Oxalate, quantitative, 24 hour urine

Alphabetical Test listing

Oxalate, quantitative, 24 hour urine-13487

Oxalate, quantitative, 24 hour urine
Oxalic acid

Used to work up nephrolithiasis

Urine, 24 hr
2.5 mL aliquot of a 24 hour collection
  1. Record total volume
  2. Mix well
  3. Pour off a 10mL aliquot into a Screw cap plastic container (sterile)

Ambient (preferred) - 7 days

Refrigerated - 7 days

Frozen - 14 days

LabCorp Burlington (003970): R-LC
Mo - Fr
2 - 7 days



< 7 years:     not established
7 - 14 years: 13 - 38 mg/24 hours

Male:     7 - 44 mg/24 hours
Female: 4 - 31 mg/24 hours


Patients who form calcium oxalate kidney stones appear to absorb and excrete a higher portion of dietary oxalate in urine than do normals. Hyperoxaluria is not uncommon in subjects with malabsorption. Twenty-four hour urine collections for oxalate are indicated in patients with surgical loss of distal small intestine, especially those with Crohn's disease. The incidence of nephrolithiasis in patients who have inflammatory bowel disease is 2.6% to 10%. Hyperoxaluria is regularly present after jejunoileal bypass for morbid obesity; such patients may develop nephrolithiasis. Used to work up nephrolithiasis.

Oxaluria is characteristic of ethylene glycol intoxication. Oxalic acid excretion is increased with methoxyflurane. Serum calcium and urinary calcium excretion are also commonly needed; calcium oxalate renal stones are common. Hyperoxaluria may occur with high intake of animal protein, purines, gelatin, calcium, strawberries, pepper, rhubarb, beans, beets, spinach, tomatoes, chocolate, cocoa, and tea. Hyperoxaluria is described with pyridoxine deficiency. Urinary oxalate derives from the metabolism of glycine and ascorbic acid more than from dietary ingestion. Oxalate excretion is increased in vegetarians, despite low animal protein ingestion. Vitamin C increases oxalate excretion and may be a riskfactor for calcium oxalate nephrolithiasis in individuals consuming "megadose" vitamin C. Such ingestion can usually be determined by the history. If a vitamin C using stone former is found to have high urine oxalate excretion, the habit should be stopped. If oxalate excretion drops to normal, additional therapy to prevent stones may not be required. Hyperoxaluria can result from intestinal hyperabsorption related to low calcium intake or high calcium enteric binding. Unabsorbed fat can bind calcium. Increased urinary uric acid excretion is frequently found in subjects who have calcium oxalate nephrolithiasis. Calcium nephrolithiasis in patients with hyperuricosuria has beenrelated to urate-induced crystallization of calcium oxalate. Urinary oxalate concentrations have been found to be increased in very low birth weight infants receiving parenteral amino acid solutions. Rare genetic disorders increase endogenous oxalate production; there are two types of primary hyperoxaluria. They are characterized by elevated urinary oxalate excretion and recurrent oxalate nephrocalcinosis. In type I, a defect in glyoxalate metabolism is found, leading to increased oxalate synthesis. Excessive quantities of glyoxylic and glycolic acid urinary excretion occur. Type II is rare; it is characterized by excessive urinary excretion of oxalic and L-glyceric acids with normalexcretion of glycolic acid.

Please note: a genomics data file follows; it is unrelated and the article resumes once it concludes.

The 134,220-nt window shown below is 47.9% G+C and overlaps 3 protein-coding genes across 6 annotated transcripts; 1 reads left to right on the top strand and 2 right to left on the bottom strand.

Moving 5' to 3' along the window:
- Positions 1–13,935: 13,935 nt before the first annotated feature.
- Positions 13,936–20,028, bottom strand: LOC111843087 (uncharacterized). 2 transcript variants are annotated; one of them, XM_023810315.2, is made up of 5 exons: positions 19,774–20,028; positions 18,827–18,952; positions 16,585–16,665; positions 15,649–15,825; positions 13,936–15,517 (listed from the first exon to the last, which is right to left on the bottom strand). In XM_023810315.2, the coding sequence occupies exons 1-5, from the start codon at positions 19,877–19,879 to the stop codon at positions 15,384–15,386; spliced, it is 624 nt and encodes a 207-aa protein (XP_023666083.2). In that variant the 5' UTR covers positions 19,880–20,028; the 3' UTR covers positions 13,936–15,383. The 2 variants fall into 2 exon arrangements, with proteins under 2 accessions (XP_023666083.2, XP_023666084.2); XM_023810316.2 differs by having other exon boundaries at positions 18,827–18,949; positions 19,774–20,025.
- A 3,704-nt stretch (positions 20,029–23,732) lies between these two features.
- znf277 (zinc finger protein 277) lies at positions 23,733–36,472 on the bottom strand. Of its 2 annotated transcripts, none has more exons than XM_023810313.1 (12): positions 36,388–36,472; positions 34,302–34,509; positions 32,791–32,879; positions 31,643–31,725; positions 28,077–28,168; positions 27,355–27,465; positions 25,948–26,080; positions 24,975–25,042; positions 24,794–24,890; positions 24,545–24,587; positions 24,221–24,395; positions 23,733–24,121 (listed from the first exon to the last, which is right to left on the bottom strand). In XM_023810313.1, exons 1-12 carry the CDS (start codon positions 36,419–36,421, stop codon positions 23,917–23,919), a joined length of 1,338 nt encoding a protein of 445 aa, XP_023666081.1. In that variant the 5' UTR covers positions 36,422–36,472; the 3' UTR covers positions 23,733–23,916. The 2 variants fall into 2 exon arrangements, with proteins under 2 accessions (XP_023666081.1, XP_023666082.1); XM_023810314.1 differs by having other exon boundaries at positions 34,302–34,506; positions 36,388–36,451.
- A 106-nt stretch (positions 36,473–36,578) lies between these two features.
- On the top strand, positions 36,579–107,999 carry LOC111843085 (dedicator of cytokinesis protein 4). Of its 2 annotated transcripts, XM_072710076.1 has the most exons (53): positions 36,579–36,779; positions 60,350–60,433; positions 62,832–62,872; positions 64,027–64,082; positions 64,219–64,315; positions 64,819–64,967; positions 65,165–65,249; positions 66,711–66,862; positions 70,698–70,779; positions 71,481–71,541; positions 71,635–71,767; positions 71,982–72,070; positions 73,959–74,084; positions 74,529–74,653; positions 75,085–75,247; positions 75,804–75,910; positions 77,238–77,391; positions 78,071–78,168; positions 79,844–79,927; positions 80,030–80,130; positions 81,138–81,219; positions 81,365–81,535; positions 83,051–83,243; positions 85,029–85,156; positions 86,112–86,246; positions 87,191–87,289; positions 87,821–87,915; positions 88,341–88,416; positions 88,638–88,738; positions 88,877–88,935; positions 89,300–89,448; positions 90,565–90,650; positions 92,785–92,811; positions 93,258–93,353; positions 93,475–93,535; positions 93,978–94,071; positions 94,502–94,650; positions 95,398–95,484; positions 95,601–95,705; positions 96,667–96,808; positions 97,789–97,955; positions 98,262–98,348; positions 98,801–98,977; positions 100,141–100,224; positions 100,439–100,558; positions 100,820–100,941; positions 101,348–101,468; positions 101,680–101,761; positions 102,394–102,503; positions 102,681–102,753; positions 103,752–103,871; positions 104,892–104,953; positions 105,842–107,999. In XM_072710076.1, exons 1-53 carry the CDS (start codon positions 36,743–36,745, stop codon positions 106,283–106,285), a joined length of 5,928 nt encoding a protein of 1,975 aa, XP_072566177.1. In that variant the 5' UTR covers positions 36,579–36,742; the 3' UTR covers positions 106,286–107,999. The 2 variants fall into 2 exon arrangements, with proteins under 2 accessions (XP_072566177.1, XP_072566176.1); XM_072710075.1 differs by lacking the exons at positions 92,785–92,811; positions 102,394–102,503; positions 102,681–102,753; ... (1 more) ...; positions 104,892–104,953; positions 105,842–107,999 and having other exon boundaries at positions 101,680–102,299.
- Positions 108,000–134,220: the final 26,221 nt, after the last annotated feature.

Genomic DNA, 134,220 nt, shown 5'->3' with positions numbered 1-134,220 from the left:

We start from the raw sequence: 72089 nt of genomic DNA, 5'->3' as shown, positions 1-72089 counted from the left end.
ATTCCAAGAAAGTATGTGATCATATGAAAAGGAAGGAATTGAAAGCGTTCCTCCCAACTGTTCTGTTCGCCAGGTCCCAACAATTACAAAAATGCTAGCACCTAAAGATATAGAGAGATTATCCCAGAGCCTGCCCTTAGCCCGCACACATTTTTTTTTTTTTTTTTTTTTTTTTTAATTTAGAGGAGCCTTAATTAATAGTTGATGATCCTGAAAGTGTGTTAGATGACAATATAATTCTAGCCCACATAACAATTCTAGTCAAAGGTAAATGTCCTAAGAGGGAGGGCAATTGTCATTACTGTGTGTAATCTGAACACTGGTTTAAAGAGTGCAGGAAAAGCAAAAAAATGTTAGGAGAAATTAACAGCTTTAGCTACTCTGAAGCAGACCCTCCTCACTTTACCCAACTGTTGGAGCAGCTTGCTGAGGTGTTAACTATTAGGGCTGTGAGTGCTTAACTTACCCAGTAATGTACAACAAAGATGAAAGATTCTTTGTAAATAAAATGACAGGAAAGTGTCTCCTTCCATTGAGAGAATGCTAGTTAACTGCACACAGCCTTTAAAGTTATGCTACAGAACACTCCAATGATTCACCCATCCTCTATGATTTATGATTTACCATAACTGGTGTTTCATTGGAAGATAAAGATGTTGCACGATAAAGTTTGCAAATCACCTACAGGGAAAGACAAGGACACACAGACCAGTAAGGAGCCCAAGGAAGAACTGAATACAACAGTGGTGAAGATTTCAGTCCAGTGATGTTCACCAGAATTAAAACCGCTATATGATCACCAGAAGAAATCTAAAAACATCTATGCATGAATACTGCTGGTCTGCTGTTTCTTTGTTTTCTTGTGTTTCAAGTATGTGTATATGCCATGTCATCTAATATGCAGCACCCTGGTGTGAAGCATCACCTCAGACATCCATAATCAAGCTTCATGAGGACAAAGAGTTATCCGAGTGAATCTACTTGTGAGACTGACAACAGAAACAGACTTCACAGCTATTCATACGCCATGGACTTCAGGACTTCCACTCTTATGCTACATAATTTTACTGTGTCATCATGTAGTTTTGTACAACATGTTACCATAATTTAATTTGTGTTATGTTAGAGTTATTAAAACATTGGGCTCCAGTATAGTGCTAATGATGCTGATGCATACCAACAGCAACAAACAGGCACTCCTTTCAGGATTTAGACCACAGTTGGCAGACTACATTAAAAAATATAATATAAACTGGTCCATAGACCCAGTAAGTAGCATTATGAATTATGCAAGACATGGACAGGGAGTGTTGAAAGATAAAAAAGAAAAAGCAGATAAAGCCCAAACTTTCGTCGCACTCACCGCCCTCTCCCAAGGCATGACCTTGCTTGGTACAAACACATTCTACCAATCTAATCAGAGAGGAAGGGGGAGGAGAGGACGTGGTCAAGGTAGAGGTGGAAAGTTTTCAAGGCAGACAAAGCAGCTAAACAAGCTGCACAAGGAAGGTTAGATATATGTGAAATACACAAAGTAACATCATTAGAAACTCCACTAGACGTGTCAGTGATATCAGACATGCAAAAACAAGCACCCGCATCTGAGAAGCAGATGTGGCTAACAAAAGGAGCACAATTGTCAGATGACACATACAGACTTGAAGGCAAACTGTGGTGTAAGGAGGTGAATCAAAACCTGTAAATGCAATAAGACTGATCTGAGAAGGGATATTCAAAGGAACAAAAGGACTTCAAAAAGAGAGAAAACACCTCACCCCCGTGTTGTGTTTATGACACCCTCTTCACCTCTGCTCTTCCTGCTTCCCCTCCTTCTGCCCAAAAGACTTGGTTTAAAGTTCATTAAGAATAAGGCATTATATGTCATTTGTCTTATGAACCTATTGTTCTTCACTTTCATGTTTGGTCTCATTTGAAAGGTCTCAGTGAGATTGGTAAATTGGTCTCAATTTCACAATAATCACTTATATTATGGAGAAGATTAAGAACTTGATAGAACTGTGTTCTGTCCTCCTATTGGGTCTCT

Result 2700-3